In the post-Cambridge Analytica phase, Facebook appears to have worked extensively towards user data privacy. Although, even after the Cambridge Analytica incident, Facebook remained in the news for various dubious data leaks and data sharing activities, either by Facebook itself or through third-party apps.With this in mind, Facebook have now decided to track vulnerabilities in third-party apps as well. The scope of the Facebook bug bounty program now widens to include vulnerabilities leading to improper exposure of access tokens by third-party sites and apps.
Facebook Bug Bounty Now Applies For Third-Party Access Token Exposure
On September 17, 2018, Facebook announced an expansion in its bug bounty program. Earlier, the bug bounty program included reports regarding vulnerabilities in Facebook or its products including Onavo, Instagram, Internet.org, WhatsApp, etc. Now, considering the risks of data leaks from the third-party apps, the firm extends the Facebook bug bounty program. The program will now include vulnerability reports for the third-party apps and websites that result in “improper exposure of user access tokens”.
In other words, Facebook will reward a bounty for reporting flaws that potentially expose users’ Facebook data. Explaining the “access tokens” in their official announcement, Dan Gurfinkel, Facebook’s Security Engineering Manager, stated,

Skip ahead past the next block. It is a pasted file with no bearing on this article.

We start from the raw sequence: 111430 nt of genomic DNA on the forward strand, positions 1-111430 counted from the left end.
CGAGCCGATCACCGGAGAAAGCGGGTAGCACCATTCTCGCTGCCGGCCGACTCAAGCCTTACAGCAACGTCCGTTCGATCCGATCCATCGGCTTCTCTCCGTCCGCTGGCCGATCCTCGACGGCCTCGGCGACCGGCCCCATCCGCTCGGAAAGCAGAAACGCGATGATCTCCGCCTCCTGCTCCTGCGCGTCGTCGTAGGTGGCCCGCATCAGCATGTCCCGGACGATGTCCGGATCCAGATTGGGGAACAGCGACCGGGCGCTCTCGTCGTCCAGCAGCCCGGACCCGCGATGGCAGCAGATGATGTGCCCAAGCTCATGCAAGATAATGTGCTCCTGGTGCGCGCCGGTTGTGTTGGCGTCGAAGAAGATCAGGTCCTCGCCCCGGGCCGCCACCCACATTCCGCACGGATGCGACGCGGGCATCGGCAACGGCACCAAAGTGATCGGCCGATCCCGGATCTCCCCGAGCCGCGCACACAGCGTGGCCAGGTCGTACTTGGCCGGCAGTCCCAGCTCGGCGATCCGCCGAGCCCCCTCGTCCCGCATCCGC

“Access tokens allow people to log into another app using Facebook and are uniquely generated for the specific person and app. The user decides what information the token and app can access as well as what actions can be taken. If exposed, a token can potentially be misused, based on the permissions set by the user.”
The vulnerability reports acceptable in this connection should contain POCs demonstrating exposure and/or misuse of the access tokens.
What Third-Party App Vulnerabilities Qualify For Bounty
The new scope of Facebook’s bug bounty program covers vulnerabilities resulting in exposure or access to users’ Facebook data. Facebook will not consider any other vulnerabilities in the third-party apps under this program. As explained by Facebook,
“We will only accept reports if the bug is discovered by passively viewing the data sent to or from your device while using the vulnerable app or website. You are not permitted to manipulate any request sent to the app or website from your device, or otherwise interfere with the ordinary functioning of the app or website in connection with submitting your report. For example, SQLi, XSS, open redirect, or permission-bypass vulnerabilities (such as IDOR) are strictly out of scope.”
Allegedly, Facebook has announced a $500 reward, at least, “per vulnerable app or website”. If the vulnerability report appears legit to Facebook, they will work out with the app developers to fix the flaw. Whereas, for any apps not complying with the Facebook’s patch request will face suspension and a security review.
Besides, Facebook urges the third-party app developers to stay vigilant regarding the technical appropriateness of the apps.
“We would like to emphasize that our bug bounty program does not replace the obligations on app developers to maintain appropriate technical and organizational measures to protect personal data.”
Facebook still faces troubles time and again over the Cambridge Analytica scandal. Hence, the present step seems much needed. Not to forget Facebook banned an app “MyPersonality” just a month ago for mishandling users’ data. While, around three months ago, another popular Facebook app called “NameTests” was similarly afflicted. Let’s hope the present step might help in reducing such data breaches at Facebook.
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